Radiations and measurement units.

Yesterday I was playing with a Radon sensor. I got a little confused when I wanted to convert the dose from Becquerel /meter ^3 to Sievert, so this gave me the inspiration to write this small article on radiation types and measurement unit used to define them.

The first thing to define is what is a radiation. Physic definition of radiation is quite broad, and it is defined as “emission or transmission of energy in the form of waves or particles through space or through a material medium.”  This include also light, sound, etc. So when for example light hit a material (Eg Glass), it transfer its energy to target. This energy is usually absorbed by the material as electron excitation. Basically when the photon hit the material atom, it will make an electron to jump to the next energy level. This electron can eventually jump back to the original position and re-emit a new photon. However if we do increase the energy of the photon, it can happen that when it hits the atom, it will be able to kick out completely one electron creating a ion. The energy carried by visible light, or sound is in general not high enough for this to happen. However some other type of radiation that we will soon explain have enough energy to ionize the medium where they pass trough. This is why we refer to them as”ionizing radiation”. This means that the energy of the incoming radiation is so high, that is able to kick out electrons and ionize atoms of molecules. Example of ionizing radiation are Alfa particle, Beta Particles, Gamma Rays, Neutrons, X-rays, positrons, etc.

However, lets focus to the main 5 types which are:

1. Alpha particle: This mainly consist of fast moving Helium nucleus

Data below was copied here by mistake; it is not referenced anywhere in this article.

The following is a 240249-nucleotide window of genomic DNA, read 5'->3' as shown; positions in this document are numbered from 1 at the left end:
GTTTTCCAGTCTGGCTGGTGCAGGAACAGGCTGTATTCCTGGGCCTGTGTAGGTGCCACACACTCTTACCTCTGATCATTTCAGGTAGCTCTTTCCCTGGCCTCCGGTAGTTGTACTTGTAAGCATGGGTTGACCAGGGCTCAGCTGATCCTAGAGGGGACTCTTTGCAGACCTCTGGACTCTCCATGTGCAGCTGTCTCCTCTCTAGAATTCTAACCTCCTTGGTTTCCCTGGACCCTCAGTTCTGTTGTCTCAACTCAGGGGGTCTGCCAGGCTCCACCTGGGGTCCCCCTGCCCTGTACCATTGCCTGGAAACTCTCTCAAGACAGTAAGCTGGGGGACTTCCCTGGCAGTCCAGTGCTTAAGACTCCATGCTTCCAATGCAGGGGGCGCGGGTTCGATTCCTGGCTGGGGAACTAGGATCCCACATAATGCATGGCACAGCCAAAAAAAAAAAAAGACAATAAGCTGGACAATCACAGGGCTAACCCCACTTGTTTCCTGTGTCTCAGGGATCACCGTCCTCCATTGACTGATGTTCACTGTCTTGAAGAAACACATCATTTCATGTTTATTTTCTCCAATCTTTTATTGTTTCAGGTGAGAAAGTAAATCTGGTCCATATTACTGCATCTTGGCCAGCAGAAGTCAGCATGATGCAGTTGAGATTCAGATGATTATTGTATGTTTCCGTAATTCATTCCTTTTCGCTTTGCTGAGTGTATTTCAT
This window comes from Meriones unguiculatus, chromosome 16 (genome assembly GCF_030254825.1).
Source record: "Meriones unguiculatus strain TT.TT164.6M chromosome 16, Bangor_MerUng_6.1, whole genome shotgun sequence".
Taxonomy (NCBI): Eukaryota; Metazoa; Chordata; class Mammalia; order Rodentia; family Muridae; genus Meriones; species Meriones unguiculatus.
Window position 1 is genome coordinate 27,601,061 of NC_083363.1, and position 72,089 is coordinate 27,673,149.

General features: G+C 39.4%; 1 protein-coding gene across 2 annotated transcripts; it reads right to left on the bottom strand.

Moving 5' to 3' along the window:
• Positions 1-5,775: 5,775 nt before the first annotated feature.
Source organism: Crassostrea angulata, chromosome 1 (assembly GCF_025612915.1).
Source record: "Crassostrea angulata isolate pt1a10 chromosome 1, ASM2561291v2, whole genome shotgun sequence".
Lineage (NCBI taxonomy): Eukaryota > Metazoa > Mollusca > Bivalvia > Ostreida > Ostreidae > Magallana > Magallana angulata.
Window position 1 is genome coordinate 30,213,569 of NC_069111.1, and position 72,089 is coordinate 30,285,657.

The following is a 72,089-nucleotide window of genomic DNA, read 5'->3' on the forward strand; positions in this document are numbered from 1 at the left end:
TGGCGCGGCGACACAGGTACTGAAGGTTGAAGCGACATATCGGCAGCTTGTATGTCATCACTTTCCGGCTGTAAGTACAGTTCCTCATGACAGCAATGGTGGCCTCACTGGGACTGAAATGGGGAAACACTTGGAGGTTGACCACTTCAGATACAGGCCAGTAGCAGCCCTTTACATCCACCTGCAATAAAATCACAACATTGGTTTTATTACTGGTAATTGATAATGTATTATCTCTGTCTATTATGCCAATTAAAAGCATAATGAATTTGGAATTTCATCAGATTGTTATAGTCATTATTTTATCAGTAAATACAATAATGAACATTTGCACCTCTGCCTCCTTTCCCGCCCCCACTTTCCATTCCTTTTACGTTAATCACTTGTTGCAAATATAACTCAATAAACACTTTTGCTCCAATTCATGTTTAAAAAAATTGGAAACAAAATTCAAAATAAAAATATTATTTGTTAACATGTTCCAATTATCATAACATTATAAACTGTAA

2. Beta particles: This mainly consist of fast moving electrons
3. Gamma rays: This are high energy photons.
4. X-Rays : similar to gamma rays are high energy photons.
5- Neutrons: This are high energy neutrons

In terms of penetration alpha particles are stopped by almost all the materials. Even your skin layer is enough to stop them. So sitting close to a alpha radiation source is quite safe, as long as you do not eat it or inhale it. In that case the radiation will end up irradiating some active tissues (eg lungs) and cause problems.

Thanks to the smaller mass, Beta radiation can penetrate more and can easily pass your first skin layer or a paper layer. However can be easily stopped by a thin layer of wood, plastic, or any denser material.

X-Rays and Gamma radiation are both high energy photons. since they are mass-less, they can travel further in the air, and can also pass thought wood, paper etc. they can only be stopped by a thick layer of heavy metal plates such as lead.  It should be noticed that even if photons can directly ionize atoms with the photoelectric and Compton effect, mostly of the ionization is actually indirect ionization. you can refer to “secondary beta particles” if you want to know more.

Neutron are the last in the list and they are also an indirectly ionizing source.  the reason is that similar to photons, they do not have a charge so they do not directly ionize other materials, but they can be absorbed by a stable atom, making it unstable and thus when they will decay, will emit other type of radiation. Indeed, neutrons are the only type of radiation that can transform other material into radioactive. Neutrons can penetrate mostly of the materials the only effective shield consist of a thick later of hydrogen rich material such as water or concrete.